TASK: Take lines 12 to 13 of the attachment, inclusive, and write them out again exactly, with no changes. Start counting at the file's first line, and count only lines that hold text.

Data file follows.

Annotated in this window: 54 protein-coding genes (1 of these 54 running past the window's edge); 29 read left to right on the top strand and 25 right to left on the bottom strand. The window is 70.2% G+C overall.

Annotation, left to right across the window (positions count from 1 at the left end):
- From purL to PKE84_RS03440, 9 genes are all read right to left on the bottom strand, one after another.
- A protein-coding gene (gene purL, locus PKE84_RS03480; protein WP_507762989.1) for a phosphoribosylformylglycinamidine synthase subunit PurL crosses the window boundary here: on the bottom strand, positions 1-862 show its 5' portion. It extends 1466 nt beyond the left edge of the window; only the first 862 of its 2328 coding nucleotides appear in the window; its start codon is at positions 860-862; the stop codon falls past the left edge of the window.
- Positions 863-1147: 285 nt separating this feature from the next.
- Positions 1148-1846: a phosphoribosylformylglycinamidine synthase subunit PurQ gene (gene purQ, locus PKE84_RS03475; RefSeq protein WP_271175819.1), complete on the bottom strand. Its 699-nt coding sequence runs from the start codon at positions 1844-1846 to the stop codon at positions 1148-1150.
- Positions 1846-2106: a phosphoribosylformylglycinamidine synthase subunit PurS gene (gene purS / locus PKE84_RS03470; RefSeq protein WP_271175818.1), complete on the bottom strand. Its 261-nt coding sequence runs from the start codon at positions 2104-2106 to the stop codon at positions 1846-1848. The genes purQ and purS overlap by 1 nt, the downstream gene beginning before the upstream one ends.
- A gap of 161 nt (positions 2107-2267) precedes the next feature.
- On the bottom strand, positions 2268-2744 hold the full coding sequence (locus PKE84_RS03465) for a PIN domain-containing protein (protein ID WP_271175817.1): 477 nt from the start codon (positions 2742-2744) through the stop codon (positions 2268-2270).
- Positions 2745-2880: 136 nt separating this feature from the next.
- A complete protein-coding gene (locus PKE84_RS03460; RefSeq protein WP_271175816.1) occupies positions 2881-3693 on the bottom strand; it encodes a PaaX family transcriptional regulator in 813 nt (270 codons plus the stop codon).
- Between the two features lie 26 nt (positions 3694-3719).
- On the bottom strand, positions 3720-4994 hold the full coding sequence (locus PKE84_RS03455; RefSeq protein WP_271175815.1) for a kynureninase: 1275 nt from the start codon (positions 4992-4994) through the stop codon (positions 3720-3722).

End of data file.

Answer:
- Between the two features lie 26 nt (positions 3694-3719).
- On the bottom strand, positions 3720-4994 hold the full coding sequence (locus PKE84_RS03455; RefSeq protein WP_271175815.1) for a kynureninase: 1275 nt from the start codon (positions 4992-4994) through the stop codon (positions 3720-3722).